All About Custody

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In Indiana, there are three things that are typically meant by "custody".  These are: (1) Physical Custody; (2) Legal Custody; and (3) Parenting Time.  
All Indiana courts have a duty to make custody and parenting decisions based not on the "rights" of a parent, but instead on the "best interest of the child".  This doesn't mean parents lose their rights, but it does mean that courts are less concerned about what benefits parents than they are about ensuring that a child's interests are put first over the parents.  
PHYSICAL CUSTODY:  This term usually refers to two things.  The first is where the child or children primarily "live" and where they typically sleep at night.  Physical custody can be exlusive or "primary", meaning that one parent has the children MOST of the time.  It can also be shared, meaning that the children spend equal time, or nearly equal time, with each parent.  Physical custody also refers to which parent is making the day to day parenting decisions.  This might include whether a child can spend the night with a friend, or go to a birthday party, or how much time they can spend playing video games or watching television.
PARENTING TIME:  This is a term that relates to a child's schedule.  When one parent has primary physical custody, then the other parent typically as a set "parenting time schedule", perhaps even one set by the Indiana Parenting Time Guidelines.  Even when parents share physical custody, each parent will have their own "parenting time schedule" that will include a normal weekly schedule, as well as a plan for holidays, school breaks, vacations and birthdays.  
LEGAL CUSTODY:  Legal custody refers to decision making for the "big" issues that affect children. Parents ALWAYS have the right to information about their children, even if they don't have legal custody.  However, having legal custody, or sharing it, means that the parents have a right to be involved in the major decisions and not just know about them. Courts often prefer that parents share legal custody and Judges want to see parents working together to make the decisions that are in their children's best interests.  However, in some rare cases, this is simply not possible, and those are times that a Court might make one parent the sole "legal custodian" for the children.  Legal Custody decisions typically fall into three categories:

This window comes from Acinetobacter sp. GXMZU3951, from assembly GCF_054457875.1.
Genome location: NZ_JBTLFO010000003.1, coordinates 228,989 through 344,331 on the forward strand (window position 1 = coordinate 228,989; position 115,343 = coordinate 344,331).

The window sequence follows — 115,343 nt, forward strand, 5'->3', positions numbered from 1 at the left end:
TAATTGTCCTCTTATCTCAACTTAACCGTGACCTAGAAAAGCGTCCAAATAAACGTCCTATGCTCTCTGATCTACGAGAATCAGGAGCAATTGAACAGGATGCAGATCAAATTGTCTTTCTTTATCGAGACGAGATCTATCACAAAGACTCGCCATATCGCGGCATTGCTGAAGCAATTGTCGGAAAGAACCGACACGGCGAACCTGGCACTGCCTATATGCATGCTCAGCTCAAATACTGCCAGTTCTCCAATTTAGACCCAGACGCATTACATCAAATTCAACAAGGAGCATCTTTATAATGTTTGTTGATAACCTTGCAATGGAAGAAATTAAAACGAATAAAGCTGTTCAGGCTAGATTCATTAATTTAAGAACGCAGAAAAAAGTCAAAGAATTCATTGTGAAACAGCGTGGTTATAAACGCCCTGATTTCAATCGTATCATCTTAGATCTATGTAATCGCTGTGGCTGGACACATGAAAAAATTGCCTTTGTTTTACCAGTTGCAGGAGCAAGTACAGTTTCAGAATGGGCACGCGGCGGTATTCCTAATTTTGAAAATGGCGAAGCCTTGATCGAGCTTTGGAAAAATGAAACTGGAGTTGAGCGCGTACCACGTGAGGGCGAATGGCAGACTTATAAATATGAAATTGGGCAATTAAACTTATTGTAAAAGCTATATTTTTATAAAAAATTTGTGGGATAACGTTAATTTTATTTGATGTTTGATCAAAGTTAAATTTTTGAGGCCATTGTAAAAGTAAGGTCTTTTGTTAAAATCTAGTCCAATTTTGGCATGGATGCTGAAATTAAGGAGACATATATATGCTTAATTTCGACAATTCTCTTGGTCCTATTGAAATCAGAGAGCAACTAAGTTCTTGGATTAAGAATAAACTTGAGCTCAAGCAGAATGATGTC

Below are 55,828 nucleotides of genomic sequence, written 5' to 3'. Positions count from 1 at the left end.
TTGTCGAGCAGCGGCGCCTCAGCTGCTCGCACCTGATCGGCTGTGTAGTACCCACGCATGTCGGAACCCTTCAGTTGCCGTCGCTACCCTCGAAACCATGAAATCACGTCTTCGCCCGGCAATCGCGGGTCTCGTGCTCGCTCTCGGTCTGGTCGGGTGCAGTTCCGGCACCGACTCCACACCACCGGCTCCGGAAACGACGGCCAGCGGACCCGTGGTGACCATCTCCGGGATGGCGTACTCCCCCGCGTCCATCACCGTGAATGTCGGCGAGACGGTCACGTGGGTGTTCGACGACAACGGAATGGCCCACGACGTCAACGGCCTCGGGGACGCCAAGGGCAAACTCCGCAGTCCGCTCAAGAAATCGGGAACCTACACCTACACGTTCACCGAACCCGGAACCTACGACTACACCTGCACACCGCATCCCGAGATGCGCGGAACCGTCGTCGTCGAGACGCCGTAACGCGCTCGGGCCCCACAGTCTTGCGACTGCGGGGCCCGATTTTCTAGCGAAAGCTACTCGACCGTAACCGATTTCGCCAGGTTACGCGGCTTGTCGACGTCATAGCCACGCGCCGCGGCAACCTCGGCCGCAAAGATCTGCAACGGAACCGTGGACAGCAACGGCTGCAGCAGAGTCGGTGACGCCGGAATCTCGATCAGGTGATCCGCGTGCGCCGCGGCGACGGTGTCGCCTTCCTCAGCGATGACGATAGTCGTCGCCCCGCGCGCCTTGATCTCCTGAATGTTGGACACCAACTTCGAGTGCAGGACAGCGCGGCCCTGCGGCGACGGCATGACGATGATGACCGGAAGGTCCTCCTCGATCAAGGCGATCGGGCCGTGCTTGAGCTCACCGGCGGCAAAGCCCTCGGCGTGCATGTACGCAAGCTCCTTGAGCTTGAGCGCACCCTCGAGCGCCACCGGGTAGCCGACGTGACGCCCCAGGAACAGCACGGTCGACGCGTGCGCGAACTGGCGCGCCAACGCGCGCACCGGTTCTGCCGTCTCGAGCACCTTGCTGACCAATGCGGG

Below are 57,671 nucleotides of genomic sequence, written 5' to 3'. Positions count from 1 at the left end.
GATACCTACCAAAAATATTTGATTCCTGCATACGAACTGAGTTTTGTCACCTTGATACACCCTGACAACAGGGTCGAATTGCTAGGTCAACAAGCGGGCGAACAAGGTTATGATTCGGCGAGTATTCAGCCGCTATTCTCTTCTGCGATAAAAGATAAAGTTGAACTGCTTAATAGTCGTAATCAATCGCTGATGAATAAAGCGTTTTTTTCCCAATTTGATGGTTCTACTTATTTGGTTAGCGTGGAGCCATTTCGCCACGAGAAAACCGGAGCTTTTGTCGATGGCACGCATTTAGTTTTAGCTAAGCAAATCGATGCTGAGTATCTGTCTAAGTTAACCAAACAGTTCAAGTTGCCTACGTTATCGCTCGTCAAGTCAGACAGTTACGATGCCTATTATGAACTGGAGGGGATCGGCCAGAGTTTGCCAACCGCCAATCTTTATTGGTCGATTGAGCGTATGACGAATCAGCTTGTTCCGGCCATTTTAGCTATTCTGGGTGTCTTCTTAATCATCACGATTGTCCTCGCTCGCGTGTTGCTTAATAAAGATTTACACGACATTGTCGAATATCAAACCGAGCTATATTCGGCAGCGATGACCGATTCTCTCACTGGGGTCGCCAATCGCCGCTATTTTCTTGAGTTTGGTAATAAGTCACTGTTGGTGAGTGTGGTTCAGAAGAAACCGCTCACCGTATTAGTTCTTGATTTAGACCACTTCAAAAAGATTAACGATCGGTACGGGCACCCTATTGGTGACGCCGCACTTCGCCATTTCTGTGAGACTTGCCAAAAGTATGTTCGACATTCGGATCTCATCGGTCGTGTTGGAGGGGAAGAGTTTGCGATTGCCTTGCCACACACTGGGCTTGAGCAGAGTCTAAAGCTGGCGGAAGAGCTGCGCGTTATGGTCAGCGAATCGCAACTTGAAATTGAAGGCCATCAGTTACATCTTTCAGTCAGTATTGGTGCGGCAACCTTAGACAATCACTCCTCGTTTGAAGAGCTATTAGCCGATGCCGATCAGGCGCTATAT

Medical or Healthcare Decisions.  Parents who have legal custody, even joint legal custody, have the right to be involved in decisions about things like choosing doctors, whether their child gets braces, or has surgery, if a child should see a counselor and choosing that counselor, whether to put the child on ADHD medication, etc.
Educational Decisions.  This might be things like whether a child attends a public or private school, which specific school the child will attend, whether they need a tutor or need to have an IEP at school.  It might also include decisions about extra-curricular activities that happen either through the school or in the community.
Religious Upbringing.  Decisions about religion may include things like whether a child is raised in and taught the religious precepts of any religion, what specific church, temple, mosque or other house of worship the child attends, whether the child participates in mid-week religion classes, and whether a child is baptized or confirmed in the church.  Religious decisions might also spill over into lifestyle decisions and decisions about what events and activities children are allowed to do.
Parents in Indiana have a great deal of flexibility in forming their parenting plan.  The only limitation is that parents MUST consider the best interests of their children in creating their parenting plan.  The Indiana Parenting Time Guidelines are always helpful as you begin to think about the parenting plan that will be best for your children, but don't be limited by them.  Be flexible.  Be creative.  Think specifially about the unique needs and interests of your children and the family traditions of your children's family (on both sides).   We can help you form a plan that is right for your family.

Review the Indiana Parenting Time Guidelines

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